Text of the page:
Despite opposing proposals to increase market forces’ impacts on schooling through the implementation of taxpayer-funded educational vouchers, Sen. Al Franken (D-MN) sent his own children to $45,000-per-year private school in New York City, NY.

The Dalton School - described by Page Six as “uber-exclusive” and “upper crust” - has educated Anderson Cooper, Chevy Chase, Sean Lennon, and Claire Danes.

Franken was widely celebrated by left-wing and Democrat-aligned news media outlets for his questioning and subsequent criticisms of Betsy DeVos during the latter’s confirmation hearings for secretaryship of the Department of Education.

The Daily Caller reported that Franken received $10,000 from the National Education Association (NEA). The NEA - essentially the foremost advocate for teachers’ unions - opposes all free market reforms in the marketplace of education that would increase accountability for teachers and education administrators via free market pressures.

In a 2012 interview with Harvard Magazine, Franken claimed to have studied at Blake, a Protestant charter school. Blake’s current tuition runs nearly $30,000 from grades 1 through 12.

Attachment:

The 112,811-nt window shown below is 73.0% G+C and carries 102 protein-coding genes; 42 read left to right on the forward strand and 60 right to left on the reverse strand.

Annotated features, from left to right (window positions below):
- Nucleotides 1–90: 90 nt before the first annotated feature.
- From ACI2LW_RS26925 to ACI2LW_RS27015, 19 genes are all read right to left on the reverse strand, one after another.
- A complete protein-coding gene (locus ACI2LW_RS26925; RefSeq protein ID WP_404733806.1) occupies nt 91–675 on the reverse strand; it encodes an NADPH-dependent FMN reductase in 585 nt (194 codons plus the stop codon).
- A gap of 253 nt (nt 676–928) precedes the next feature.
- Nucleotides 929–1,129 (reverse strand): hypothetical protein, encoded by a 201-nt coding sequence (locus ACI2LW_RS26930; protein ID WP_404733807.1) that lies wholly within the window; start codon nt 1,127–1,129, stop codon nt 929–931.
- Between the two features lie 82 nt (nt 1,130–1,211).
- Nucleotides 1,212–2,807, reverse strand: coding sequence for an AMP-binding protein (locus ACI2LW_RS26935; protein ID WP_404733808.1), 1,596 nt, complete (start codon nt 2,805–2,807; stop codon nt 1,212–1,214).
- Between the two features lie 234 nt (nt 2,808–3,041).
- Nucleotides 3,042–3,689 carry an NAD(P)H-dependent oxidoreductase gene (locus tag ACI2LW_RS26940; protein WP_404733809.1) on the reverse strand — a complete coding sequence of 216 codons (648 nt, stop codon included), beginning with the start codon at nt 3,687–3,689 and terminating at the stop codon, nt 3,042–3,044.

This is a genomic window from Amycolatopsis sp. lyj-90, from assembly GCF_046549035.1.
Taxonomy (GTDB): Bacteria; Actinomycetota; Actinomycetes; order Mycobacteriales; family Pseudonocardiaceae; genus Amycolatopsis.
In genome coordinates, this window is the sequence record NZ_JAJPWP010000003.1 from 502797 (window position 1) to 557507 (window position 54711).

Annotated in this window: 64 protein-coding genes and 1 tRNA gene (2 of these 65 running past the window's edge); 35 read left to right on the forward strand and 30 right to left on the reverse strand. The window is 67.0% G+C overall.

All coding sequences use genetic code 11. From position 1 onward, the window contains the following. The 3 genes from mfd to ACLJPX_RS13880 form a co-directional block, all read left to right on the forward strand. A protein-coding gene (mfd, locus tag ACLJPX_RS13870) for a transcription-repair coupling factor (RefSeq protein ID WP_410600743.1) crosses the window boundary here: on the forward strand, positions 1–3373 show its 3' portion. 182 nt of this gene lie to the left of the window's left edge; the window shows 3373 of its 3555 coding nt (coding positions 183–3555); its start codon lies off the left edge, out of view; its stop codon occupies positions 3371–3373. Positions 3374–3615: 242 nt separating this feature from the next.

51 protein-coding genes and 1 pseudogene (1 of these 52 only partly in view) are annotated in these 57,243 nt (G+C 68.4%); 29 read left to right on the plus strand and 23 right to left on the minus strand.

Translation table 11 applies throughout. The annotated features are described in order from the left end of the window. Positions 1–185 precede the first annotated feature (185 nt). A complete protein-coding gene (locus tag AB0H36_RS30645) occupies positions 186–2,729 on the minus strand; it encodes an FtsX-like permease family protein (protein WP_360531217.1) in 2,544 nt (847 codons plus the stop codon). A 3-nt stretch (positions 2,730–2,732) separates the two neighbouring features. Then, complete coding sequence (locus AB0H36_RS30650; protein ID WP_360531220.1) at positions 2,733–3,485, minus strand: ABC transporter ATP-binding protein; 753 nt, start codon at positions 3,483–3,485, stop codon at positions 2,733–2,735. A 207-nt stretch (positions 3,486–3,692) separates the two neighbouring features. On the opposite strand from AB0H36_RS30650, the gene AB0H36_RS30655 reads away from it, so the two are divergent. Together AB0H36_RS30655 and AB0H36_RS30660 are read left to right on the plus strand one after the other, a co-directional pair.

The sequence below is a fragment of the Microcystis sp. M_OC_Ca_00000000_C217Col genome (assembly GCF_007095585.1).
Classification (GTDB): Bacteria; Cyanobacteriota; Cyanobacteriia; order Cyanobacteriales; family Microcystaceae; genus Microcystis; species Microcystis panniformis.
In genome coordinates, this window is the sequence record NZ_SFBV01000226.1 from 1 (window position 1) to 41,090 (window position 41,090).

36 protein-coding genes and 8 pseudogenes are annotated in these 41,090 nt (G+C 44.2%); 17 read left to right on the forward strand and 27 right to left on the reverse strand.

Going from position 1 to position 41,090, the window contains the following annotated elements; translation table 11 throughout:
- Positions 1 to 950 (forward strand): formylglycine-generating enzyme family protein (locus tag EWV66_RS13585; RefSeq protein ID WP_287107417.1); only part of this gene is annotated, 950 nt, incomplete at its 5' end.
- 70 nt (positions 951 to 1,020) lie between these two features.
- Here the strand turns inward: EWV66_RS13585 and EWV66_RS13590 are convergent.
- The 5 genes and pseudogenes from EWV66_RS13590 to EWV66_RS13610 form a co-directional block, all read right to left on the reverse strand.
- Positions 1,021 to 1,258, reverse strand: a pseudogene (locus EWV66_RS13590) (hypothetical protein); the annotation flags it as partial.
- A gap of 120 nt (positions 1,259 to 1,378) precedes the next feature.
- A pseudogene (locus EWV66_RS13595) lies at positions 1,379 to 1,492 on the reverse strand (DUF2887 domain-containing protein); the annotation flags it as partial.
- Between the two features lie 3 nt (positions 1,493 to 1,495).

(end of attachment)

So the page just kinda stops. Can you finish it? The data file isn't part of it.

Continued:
Franken subsequently graduated from Harvard University with a bachelor of arts.

In early February, Franken took to the Senate floor to oppose DeVos' nomination as Secretary of Education. He criticized DeVos for apparently not having sent any of her four children to public schools, implying that this diminished her qualifications for the role of education secretary: "She has never sent a child to a public school."

Franken accused DeVos of "[having] a long history of undermining public education." DeVos and her family, said Franken, pushed an "ideology that would steal funds from public school in order to fund private and religious education."

Taxpayer-funded education vouchers under the guise of "school choice," said Franken, would not fully cover the costs of a private school tuition or associated costs of transportation, school uniforms, or school supplies. He described such a proposal as amounting to wealth redistribution from low-income families to families "who could already afford to pay for private school."

Increasing market forces' impacts on the education marketplace via "school choice," concluded Franken, "represents a serious threat to the public school system."

H/T Brandon Morse at The Blaze


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